Or perhaps it's only half true that I like Austen's writing for the fools. Pride and Prejudice was and remains a tale of romance, not merely a collection of character portraits. Perhaps I like Austen because Eliza Bennett and Mr. Darcy are not fools, but rather individuals (as Austen would put it) of good understanding, who not only fall in love but actually have a reasonable chance of living "happily ever after."
I don't often review technical books in this space, not because I don't read them, but because I don't usually read them cover to cover. This one's different. And all I have to say is, if you're a programmer who aspires to excellence, go buy this book. And if you're the manager of programmers, buy a copy for each of them. Time after time, in reading this book, I came across some hardwon technique or rule of thumb that I'd evolved on my own over years of work. I felt good about myself as a result...but I also took notice of the tricks and techniques I hadn't run into before.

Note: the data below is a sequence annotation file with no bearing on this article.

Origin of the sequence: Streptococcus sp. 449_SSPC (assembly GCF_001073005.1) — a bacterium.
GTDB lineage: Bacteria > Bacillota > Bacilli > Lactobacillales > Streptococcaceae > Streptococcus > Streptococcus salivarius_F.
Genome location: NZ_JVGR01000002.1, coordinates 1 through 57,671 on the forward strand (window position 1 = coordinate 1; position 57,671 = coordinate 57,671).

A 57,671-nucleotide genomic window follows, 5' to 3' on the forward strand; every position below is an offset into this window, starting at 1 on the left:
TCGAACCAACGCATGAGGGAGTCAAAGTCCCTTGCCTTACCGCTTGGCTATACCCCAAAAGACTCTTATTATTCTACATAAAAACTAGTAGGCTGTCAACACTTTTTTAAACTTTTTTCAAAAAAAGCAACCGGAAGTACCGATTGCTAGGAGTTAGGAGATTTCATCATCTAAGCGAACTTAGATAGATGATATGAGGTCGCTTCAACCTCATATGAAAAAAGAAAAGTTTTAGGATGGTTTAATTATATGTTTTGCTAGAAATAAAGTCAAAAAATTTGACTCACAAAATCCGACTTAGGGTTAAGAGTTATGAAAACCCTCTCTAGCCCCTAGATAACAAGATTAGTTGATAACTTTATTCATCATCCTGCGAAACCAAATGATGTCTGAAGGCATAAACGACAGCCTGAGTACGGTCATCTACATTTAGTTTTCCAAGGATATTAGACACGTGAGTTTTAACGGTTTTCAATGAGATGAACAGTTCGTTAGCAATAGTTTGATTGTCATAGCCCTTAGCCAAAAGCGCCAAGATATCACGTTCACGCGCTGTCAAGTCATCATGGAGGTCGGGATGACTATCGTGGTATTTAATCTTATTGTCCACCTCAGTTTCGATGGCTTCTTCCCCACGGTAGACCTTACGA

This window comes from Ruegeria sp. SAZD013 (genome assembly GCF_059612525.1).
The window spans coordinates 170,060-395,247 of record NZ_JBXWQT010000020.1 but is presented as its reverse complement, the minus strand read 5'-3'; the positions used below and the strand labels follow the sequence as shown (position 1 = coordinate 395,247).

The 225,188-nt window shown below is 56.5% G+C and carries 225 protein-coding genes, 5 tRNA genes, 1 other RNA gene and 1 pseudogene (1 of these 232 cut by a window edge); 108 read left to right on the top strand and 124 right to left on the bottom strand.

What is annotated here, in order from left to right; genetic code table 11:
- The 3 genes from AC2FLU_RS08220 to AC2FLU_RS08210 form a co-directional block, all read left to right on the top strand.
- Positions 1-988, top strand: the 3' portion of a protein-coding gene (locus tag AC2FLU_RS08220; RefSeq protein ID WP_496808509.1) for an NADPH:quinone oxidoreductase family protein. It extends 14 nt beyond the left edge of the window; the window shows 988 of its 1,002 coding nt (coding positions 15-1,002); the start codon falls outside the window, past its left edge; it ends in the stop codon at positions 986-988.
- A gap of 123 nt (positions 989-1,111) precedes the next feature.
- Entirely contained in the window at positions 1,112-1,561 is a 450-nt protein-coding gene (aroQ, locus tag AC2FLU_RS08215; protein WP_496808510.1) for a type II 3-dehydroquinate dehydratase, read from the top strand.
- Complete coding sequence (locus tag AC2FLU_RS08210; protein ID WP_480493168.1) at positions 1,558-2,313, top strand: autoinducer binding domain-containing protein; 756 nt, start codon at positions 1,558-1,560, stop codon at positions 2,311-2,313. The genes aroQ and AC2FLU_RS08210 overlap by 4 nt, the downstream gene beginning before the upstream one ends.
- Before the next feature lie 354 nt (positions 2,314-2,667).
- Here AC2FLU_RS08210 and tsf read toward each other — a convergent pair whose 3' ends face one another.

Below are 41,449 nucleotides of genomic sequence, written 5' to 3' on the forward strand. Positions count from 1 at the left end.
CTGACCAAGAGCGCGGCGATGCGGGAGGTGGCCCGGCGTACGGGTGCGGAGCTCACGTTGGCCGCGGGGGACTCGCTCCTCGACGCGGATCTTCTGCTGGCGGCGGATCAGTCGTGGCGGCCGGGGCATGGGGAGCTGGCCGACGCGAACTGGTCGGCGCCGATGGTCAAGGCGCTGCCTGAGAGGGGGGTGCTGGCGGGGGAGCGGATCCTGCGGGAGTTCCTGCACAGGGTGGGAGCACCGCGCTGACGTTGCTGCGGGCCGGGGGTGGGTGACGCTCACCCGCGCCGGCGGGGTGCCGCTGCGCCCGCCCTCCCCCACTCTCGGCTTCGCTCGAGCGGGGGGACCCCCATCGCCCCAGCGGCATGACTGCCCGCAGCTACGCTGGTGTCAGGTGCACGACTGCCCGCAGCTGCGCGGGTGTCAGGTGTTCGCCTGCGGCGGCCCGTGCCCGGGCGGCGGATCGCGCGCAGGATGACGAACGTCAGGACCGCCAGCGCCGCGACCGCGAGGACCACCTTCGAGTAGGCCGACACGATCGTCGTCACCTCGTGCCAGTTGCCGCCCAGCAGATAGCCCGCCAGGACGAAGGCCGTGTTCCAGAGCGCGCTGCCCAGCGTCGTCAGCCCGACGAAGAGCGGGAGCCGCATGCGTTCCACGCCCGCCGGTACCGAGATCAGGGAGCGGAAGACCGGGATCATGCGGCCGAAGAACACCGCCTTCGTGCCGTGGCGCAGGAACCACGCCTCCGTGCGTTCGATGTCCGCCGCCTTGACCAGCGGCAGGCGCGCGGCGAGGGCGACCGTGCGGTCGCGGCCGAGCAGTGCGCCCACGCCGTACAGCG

Written by and illustrated by
This is a delightfully silly older book that playfully and gently teaches the proper thing to say if you should happen to back up into an alligator on the street while walking backwards, or fly your plane through a friend's roof, or receive an offer to be a bear's dinner.
It's just fortuitous that the same polite words come in handy on other occasions as well. David has had fun figuring out what the right thing to say is, and all of us have had a few giggles over the pictures. It's also been a useful reminder of what phrase David should use when he needs to be more polite.
Highly recommended, if you have children and can find it; and it's worth paging through in the store even if you don't have children.
Have any comments? Want to recommend a book or two? Think Will's seriously missed the point and needs to be corrected? Like to correspond with one of the reviewers? Write to us and let us know what you think! You can find the e-mail addresses of most of our reviewers on our Ex Libris Staff page.